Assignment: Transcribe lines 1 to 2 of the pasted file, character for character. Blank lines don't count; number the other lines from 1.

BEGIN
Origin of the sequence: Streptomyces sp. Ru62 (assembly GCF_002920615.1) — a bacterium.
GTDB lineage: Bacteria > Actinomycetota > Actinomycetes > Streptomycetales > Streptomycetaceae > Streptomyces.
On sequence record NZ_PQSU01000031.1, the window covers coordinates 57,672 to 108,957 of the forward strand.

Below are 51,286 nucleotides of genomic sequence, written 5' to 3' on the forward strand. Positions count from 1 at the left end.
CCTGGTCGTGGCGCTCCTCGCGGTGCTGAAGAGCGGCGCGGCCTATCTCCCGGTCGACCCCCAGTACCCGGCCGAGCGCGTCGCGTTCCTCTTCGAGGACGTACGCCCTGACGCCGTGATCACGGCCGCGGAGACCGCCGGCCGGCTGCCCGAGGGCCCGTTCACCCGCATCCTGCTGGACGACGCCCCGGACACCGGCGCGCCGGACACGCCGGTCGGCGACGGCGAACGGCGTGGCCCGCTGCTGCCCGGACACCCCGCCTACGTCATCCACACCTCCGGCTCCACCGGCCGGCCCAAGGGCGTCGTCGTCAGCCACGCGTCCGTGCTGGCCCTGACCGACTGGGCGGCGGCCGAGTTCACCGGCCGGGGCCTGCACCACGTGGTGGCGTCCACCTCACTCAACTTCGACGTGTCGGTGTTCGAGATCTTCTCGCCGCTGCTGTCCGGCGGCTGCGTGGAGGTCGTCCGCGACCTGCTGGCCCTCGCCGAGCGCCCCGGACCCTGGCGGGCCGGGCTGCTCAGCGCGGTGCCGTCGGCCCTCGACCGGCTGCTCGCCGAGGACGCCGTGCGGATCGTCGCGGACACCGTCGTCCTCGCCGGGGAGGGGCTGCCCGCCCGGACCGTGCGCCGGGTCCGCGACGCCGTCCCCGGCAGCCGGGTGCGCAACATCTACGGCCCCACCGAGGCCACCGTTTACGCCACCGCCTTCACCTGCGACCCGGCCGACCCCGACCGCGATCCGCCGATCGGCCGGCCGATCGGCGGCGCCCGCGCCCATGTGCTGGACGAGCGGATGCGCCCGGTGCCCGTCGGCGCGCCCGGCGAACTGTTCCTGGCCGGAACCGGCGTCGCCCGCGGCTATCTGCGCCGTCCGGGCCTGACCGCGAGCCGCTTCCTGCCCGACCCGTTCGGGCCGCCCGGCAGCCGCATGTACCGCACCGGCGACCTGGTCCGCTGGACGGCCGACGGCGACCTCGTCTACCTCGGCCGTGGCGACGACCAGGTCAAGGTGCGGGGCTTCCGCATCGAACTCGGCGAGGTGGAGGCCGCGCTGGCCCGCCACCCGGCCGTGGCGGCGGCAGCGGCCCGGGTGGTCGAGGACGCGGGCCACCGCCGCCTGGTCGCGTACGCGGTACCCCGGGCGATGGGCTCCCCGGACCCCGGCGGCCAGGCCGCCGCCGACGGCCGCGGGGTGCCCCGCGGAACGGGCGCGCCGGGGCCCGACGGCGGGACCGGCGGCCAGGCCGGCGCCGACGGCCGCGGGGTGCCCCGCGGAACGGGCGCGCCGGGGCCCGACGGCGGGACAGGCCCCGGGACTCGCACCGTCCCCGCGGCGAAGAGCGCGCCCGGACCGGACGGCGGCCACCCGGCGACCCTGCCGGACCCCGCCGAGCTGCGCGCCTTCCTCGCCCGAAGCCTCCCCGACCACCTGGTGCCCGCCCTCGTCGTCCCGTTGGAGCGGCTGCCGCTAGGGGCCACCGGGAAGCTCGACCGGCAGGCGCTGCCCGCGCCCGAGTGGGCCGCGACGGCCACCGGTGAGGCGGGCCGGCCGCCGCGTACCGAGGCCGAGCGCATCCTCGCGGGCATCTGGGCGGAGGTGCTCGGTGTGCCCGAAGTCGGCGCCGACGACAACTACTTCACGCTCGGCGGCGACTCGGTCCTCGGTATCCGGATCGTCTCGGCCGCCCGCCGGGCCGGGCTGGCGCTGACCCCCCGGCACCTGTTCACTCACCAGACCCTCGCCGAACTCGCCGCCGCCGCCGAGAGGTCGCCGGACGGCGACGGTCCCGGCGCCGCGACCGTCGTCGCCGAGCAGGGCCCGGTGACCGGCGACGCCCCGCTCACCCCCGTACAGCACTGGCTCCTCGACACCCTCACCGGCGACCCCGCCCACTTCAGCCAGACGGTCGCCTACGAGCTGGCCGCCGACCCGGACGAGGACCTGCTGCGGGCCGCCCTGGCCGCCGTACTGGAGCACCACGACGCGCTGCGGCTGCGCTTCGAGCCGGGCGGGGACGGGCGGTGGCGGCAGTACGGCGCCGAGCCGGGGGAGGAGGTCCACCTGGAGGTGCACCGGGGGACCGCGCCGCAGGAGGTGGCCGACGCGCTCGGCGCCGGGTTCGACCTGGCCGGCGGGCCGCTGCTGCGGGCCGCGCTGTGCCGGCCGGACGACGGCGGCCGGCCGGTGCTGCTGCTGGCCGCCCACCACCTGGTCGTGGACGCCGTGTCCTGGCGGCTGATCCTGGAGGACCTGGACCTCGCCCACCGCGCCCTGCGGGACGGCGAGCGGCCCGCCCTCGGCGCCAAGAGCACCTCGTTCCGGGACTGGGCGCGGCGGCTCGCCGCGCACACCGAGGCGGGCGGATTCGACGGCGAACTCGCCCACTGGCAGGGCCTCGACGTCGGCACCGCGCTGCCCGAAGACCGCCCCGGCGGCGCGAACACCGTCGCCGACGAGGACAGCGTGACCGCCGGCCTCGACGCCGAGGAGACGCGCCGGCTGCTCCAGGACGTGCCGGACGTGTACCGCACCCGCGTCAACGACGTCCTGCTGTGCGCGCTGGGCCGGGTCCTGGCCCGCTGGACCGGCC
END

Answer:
Origin of the sequence: Streptomyces sp. Ru62 (assembly GCF_002920615.1) — a bacterium.
GTDB lineage: Bacteria > Actinomycetota > Actinomycetes > Streptomycetales > Streptomycetaceae > Streptomyces.